From the Catskills to the Adirondacks, New York State is mountainous, which provides ample opportunity for winter sports enthusiasts to hit the slopes. Whether you’re just strapping on the skis for the first time or you’re a seasoned veteran of the sport, there is a mountain for everyone to enjoy in the Empire State. Here are our 10 favorites.
New York’s largest ski resort spans four mountains in the Adirondacks, boasting 119 runs and 2,537 feet of vertical drop. Ninety percent of Gore’s trails are intermediate or advanced, and there are also cross-country skiing and snowshoe trails on the mountain.
One of the most prominent ski resorts in the state (and one of the High Peaks of the Adirondacks), Whiteface was the home of the 1980 Winter Olympics and still draws scores of winter athletes today. At 3,429 feet, it has the largest vertical drop of any mountain on the East. Whiteface also has training facilities, a terrain park, a bobsled, a luge, ice skating, and snow shoeing.
Hunter Mountain is one of the most popular ski destinations in the Catskills. The ski resort has 58 trails, 11 lifts, a terrain park, extensive snowmaking, and high-quality training facilities, making it perfect for families and single skiers alike. Although it’s just a few hours from New York City, luxury lodging is available and worth it for a weekend trip.
Rivaling Hunter Mountain, Windham is another high-quality ski resort in the Catskills. The family-friendly mountain boasts five terrain parks, 53 runs, and a 1,600-foot vertical drop. Practice your freestyle skiing on the resort’s Big Air bag or try your hand at night skiing.
Perfect for intermediate skiers, Belleayre Mountain boasts 58 percent blue square trails, two terrain parks, and the enjoyable 7,000-foot Deer Run. Young kids will love the SkiWee Carousel, while advanced skiers can explore the glades at the top of the mountain. Extensive snowmaking ensures trails will be covered all season long.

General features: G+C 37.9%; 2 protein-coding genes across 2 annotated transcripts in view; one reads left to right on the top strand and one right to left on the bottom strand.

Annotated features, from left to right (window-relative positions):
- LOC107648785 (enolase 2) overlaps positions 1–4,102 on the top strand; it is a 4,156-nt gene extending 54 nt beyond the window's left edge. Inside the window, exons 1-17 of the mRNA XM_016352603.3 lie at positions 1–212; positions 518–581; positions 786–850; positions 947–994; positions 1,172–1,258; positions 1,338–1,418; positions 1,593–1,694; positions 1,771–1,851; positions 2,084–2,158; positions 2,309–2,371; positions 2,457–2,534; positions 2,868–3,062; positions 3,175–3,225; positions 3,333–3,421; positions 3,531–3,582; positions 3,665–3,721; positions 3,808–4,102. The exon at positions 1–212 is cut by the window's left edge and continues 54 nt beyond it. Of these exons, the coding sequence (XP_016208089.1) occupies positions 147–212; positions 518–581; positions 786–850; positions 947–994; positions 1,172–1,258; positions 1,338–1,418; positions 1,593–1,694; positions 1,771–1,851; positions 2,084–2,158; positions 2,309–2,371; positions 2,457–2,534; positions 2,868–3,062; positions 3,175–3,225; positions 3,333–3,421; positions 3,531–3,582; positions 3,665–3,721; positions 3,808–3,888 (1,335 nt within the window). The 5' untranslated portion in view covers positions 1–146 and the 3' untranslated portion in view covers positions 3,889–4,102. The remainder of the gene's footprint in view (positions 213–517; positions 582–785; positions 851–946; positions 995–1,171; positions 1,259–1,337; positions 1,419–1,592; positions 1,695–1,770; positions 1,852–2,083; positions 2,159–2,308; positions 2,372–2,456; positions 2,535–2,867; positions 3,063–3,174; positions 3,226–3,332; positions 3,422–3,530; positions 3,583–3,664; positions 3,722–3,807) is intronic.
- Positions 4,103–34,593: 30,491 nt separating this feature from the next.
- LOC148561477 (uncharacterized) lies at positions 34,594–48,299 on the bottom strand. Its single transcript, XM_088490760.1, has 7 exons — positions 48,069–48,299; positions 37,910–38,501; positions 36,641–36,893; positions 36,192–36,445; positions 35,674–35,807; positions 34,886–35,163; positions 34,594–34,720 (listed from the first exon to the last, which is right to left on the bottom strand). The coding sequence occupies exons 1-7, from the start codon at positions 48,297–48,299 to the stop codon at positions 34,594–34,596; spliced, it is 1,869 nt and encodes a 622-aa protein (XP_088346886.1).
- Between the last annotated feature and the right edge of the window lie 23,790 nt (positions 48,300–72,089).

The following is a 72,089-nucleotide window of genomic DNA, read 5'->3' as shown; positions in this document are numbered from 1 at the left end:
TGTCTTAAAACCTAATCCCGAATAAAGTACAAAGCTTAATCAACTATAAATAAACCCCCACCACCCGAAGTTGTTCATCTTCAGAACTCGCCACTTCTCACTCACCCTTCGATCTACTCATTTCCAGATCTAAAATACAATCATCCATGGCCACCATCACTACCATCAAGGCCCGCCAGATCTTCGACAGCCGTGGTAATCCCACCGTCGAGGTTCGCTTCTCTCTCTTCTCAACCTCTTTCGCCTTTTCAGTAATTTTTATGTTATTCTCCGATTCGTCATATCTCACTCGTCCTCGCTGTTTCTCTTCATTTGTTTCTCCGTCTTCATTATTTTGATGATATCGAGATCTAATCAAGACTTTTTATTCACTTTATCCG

Plattekill Mountain has something for everyone. Of its 35 trails, 40 percent are advanced, 40 percent are intermediate, and 20 percent are beginner. The Catskills ski mountain is one of the few ski resorts still independently owned by a family, so you’ll get an authentic small mountain experience when you go. Check out the snow tubing and the old-school rustic lodge.
Straddling the border between New York and Massachusetts, this 36-run ski mountain has a lot to offer snowboarders as well as skiers. Catamount’s terrain park has a Big Air jump, rails, table tops, and a 400-foot half pipe. Catamount is easy to get to from most parts of the Hudson Valley, Western Connecticut and Western Massachusetts.
This small ski mountain in the lower Adirondacks is favored by skiers in the Albany area for its proximity to the capital. Fifty-five percent of the 29 runs are intermediate, and the mountain offers night skiing, snow making, and a terrain park.
Titus Mountain is local-family-owned, offering North Country skiers a chance to ski the foothills of the Adirondacks for affordable prices. Skiers access 50 runs across the three peaks via 10 different lifts. Night skiing is available in the “Moon Valley” area.
This small but well-groomed Hudson Valley ski mountain is convenient for ski lovers in Manhattan to get a quick fix. Thunder Ridge has six lifts and 30 runs, and makes enough snow to cover every trail. City folks don’t even need a car to get there. They just take the “ski train” from Grand Central to Patterson and hop on a shuttle bus to the mountain.